Dusty and I have been having some good rides. As always, we are working on her bending and stopping. She has no shortage of enthusiasm and it’s hard for her to control her speeds, but she’s trying hard. Lately we have been having more good rides than bad rides and I’m very proud of her. Today we worked with cavaletti and did some figure-eights and serpentines. We even managed a good pace at a balanced canter to the right. To the left not so much; seems she can’t find her lead in that direction just yet. So we sort of wind up with a run for the roses switching leads back and forth. I guess she figures the faster she goes the more exciting it is for her. I’m sure she’ll get it soon.
Working with Dusty has made me realize once again that, no matter how much you think you know, it only takes one green horse to show you how very much you still have to learn from each horse you ride. For the past twenty years I’ve been very fortunate to have had two wonderful horses who were very well trained and knew their jobs. Thank you Lifeguard and Erik. I do miss you. That said, Dusty is an exploration in patience (mine & hers). Unfortunately, she has no tolerance for taking it slow and wants to set off at a fast pace, throwing caution to the wind. I can’t count the number of times we’ll be trotting along at a steady pace and she‘ll break into a canter out of nowhere. Apparently, she has places to go and things to see and I’m holding her back, literally. She’s teaching me that patience is indeed a virtue and I hope she’s learning the same from me. Calmness and evenness in dealing with an over-eager horse is a must.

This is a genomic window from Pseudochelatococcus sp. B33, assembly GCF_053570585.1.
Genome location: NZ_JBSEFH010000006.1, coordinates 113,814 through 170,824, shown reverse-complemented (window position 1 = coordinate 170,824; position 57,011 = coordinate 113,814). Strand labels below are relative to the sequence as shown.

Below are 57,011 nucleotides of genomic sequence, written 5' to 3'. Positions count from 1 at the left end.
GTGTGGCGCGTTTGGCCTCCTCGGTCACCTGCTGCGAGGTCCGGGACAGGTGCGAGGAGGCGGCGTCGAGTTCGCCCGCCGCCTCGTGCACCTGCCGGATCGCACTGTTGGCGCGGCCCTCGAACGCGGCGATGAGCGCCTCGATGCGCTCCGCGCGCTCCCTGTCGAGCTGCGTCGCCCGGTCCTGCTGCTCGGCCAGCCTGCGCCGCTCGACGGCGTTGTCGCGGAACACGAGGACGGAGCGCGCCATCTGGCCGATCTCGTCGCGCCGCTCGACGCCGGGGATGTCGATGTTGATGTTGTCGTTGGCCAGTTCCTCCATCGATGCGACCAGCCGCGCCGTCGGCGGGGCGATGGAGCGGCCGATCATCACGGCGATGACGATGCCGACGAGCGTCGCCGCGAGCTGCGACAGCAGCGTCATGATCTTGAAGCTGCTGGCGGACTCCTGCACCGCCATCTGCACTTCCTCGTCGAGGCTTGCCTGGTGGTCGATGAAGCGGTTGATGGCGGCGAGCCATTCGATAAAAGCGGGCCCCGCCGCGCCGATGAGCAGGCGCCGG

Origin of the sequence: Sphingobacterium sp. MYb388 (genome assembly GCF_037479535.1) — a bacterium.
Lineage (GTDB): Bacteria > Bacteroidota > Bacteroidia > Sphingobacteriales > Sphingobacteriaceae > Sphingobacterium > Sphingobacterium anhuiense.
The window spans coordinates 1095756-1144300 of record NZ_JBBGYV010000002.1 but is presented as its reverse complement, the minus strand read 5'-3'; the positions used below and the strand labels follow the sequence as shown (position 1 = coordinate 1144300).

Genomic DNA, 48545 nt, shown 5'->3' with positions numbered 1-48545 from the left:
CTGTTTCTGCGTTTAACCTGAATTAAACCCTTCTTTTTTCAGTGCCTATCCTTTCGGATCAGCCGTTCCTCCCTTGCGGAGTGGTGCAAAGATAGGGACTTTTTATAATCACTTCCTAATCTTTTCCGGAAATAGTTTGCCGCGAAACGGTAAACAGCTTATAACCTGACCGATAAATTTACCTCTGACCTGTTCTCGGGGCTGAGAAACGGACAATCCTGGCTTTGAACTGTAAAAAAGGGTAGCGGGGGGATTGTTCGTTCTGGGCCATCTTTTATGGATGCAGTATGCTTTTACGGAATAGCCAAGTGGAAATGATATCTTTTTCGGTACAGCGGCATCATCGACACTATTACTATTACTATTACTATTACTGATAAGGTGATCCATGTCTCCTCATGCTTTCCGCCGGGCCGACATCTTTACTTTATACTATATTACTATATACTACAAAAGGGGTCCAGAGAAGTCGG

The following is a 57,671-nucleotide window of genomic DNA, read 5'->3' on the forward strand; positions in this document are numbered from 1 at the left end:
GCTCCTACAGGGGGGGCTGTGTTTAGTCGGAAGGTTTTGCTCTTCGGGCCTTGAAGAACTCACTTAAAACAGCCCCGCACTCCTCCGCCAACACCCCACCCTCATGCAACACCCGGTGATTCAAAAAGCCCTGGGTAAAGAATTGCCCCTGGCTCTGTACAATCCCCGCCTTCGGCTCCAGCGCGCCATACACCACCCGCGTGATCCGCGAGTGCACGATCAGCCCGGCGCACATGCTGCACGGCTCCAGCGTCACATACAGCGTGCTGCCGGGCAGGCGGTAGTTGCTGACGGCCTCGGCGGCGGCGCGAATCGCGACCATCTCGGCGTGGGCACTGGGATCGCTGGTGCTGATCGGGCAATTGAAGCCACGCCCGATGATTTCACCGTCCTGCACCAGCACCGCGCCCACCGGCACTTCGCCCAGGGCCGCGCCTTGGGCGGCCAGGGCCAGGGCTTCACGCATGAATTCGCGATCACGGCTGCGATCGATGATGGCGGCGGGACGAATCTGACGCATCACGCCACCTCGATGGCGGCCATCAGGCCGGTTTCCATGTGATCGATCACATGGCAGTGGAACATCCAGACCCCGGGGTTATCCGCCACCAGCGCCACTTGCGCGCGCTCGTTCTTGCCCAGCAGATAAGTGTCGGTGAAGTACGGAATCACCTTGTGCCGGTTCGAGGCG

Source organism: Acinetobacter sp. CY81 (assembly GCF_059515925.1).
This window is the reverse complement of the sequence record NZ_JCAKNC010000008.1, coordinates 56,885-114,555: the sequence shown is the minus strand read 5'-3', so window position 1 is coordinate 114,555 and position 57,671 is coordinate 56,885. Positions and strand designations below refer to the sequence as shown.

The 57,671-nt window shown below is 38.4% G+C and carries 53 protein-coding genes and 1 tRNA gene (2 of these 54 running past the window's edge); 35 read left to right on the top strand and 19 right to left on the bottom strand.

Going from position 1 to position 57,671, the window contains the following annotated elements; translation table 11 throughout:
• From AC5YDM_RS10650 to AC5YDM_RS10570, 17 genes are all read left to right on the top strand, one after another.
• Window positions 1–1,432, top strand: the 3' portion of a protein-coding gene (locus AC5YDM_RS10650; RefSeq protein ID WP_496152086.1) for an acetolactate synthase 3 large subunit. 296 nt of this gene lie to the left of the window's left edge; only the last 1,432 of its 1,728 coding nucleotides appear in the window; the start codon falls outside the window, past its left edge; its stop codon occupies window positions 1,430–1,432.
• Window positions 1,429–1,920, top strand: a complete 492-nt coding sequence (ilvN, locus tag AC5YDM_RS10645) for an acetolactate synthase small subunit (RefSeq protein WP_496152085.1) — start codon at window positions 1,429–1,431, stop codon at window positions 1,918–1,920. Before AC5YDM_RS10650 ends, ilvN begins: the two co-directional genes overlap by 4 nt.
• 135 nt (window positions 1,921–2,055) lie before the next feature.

I’ve found that taking a deep relaxing breath and relaxing into the saddle helps both of us. If I relax my whole body she seems to do the same.
I sometimes wish her training could move along faster but it is what it is for now and we will work together to make our rides enjoyable for both of us. My daughter and I were actually having a discussion about how, in the past, so many of the trainers we’ve known lacked the patience it takes to bring a horse along correctly. We’ve been at many barns where the horses were placed in situations that were not conducive to training properly. The force that was used to make up a horse quickly and sell it was unacceptable and it seemed the horses learned to robotically go through the motions, but never truly understood what they were being asked to do. I suppose I could do the same with Dusty – put a stronger bit on her, or some draw reins, and bend her to my will, but I’ve always felt sorry for the horses who were trained without actually learning the basics and never seem to comply willingly. Instead, they are simply forced into accepting the training that was meted out to them. It’s a bad situation for all concerned - the buyer and the horse. It’s slow going, but if more trainers would only learn compassion and take the time to consider the horse and its needs, perhaps many more horses would enjoy their jobs and their lives, and make better partners in the long run. Something to think about…
Until next time
Quote for TodayThere are only two emotions that belong in the saddle; one is a sense of humor and the other is patience.